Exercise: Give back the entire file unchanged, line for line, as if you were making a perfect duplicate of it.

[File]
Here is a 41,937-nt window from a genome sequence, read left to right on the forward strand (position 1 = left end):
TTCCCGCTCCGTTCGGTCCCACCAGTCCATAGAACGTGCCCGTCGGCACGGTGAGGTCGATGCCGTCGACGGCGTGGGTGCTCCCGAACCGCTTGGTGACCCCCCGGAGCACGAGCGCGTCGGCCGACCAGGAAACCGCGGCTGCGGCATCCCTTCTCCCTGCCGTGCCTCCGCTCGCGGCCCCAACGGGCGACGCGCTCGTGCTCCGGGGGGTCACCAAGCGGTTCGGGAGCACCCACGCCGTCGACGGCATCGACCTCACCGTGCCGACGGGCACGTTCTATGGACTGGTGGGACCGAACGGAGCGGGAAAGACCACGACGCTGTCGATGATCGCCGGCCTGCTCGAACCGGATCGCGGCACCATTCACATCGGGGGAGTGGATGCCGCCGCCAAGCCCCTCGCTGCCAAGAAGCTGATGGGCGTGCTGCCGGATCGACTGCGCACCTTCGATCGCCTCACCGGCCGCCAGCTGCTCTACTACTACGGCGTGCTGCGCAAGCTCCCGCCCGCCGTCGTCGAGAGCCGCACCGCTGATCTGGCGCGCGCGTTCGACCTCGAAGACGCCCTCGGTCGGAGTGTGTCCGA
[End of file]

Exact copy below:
Here is a 41,937-nt window from a genome sequence, read left to right on the forward strand (position 1 = left end):
TTCCCGCTCCGTTCGGTCCCACCAGTCCATAGAACGTGCCCGTCGGCACGGTGAGGTCGATGCCGTCGACGGCGTGGGTGCTCCCGAACCGCTTGGTGACCCCCCGGAGCACGAGCGCGTCGGCCGACCAGGAAACCGCGGCTGCGGCATCCCTTCTCCCTGCCGTGCCTCCGCTCGCGGCCCCAACGGGCGACGCGCTCGTGCTCCGGGGGGTCACCAAGCGGTTCGGGAGCACCCACGCCGTCGACGGCATCGACCTCACCGTGCCGACGGGCACGTTCTATGGACTGGTGGGACCGAACGGAGCGGGAAAGACCACGACGCTGTCGATGATCGCCGGCCTGCTCGAACCGGATCGCGGCACCATTCACATCGGGGGAGTGGATGCCGCCGCCAAGCCCCTCGCTGCCAAGAAGCTGATGGGCGTGCTGCCGGATCGACTGCGCACCTTCGATCGCCTCACCGGCCGCCAGCTGCTCTACTACTACGGCGTGCTGCGCAAGCTCCCGCCCGCCGTCGTCGAGAGCCGCACCGCTGATCTGGCGCGCGCGTTCGACCTCGAAGACGCCCTCGGTCGGAGTGTGTCCGA